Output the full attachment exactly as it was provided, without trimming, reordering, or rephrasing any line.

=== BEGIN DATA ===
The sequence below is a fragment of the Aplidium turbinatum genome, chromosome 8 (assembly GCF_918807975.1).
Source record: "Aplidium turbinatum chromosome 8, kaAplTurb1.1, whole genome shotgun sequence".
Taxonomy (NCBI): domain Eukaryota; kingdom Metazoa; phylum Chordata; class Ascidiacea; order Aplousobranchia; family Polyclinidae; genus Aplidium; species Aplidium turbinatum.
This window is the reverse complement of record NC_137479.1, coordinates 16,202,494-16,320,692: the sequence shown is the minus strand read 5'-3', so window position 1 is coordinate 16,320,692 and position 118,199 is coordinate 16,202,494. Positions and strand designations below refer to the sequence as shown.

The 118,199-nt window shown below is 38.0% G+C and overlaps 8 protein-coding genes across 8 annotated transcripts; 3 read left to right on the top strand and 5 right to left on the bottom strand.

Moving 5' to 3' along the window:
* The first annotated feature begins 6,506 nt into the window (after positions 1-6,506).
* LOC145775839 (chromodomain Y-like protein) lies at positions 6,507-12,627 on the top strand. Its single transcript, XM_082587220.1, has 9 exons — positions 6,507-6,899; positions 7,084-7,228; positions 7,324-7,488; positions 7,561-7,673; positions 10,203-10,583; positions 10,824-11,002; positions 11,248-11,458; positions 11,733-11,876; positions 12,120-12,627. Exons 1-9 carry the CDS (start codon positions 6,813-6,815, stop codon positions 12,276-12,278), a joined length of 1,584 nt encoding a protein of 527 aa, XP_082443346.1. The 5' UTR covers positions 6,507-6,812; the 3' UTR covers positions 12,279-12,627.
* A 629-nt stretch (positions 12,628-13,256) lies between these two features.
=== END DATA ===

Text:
The sequence below is a fragment of the Aplidium turbinatum genome, chromosome 8 (assembly GCF_918807975.1).
Source record: "Aplidium turbinatum chromosome 8, kaAplTurb1.1, whole genome shotgun sequence".
Taxonomy (NCBI): domain Eukaryota; kingdom Metazoa; phylum Chordata; class Ascidiacea; order Aplousobranchia; family Polyclinidae; genus Aplidium; species Aplidium turbinatum.
This window is the reverse complement of record NC_137479.1, coordinates 16,202,494-16,320,692: the sequence shown is the minus strand read 5'-3', so window position 1 is coordinate 16,320,692 and position 118,199 is coordinate 16,202,494. Positions and strand designations below refer to the sequence as shown.

The 118,199-nt window shown below is 38.0% G+C and overlaps 8 protein-coding genes across 8 annotated transcripts; 3 read left to right on the top strand and 5 right to left on the bottom strand.

Moving 5' to 3' along the window:
* The first annotated feature begins 6,506 nt into the window (after positions 1-6,506).
* LOC145775839 (chromodomain Y-like protein) lies at positions 6,507-12,627 on the top strand. Its single transcript, XM_082587220.1, has 9 exons — positions 6,507-6,899; positions 7,084-7,228; positions 7,324-7,488; positions 7,561-7,673; positions 10,203-10,583; positions 10,824-11,002; positions 11,248-11,458; positions 11,733-11,876; positions 12,120-12,627. Exons 1-9 carry the CDS (start codon positions 6,813-6,815, stop codon positions 12,276-12,278), a joined length of 1,584 nt encoding a protein of 527 aa, XP_082443346.1. The 5' UTR covers positions 6,507-6,812; the 3' UTR covers positions 12,279-12,627.
* A 629-nt stretch (positions 12,628-13,256) lies between these two features.